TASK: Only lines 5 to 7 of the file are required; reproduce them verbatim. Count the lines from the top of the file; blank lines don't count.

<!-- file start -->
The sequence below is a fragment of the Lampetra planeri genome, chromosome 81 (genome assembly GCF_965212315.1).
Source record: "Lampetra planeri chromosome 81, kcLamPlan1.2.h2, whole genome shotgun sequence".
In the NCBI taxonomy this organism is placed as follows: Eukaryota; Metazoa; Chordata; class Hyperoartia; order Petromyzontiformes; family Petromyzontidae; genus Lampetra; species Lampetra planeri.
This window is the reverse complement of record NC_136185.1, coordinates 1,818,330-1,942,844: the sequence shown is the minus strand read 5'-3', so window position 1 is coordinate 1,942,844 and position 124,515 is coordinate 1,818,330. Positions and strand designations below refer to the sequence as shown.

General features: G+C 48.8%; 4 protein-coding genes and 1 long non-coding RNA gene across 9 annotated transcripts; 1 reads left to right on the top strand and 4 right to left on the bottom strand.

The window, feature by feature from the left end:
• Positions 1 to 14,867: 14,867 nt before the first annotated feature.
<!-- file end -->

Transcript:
General features: G+C 48.8%; 4 protein-coding genes and 1 long non-coding RNA gene across 9 annotated transcripts; 1 reads left to right on the top strand and 4 right to left on the bottom strand.

The window, feature by feature from the left end:
• Positions 1 to 14,867: 14,867 nt before the first annotated feature.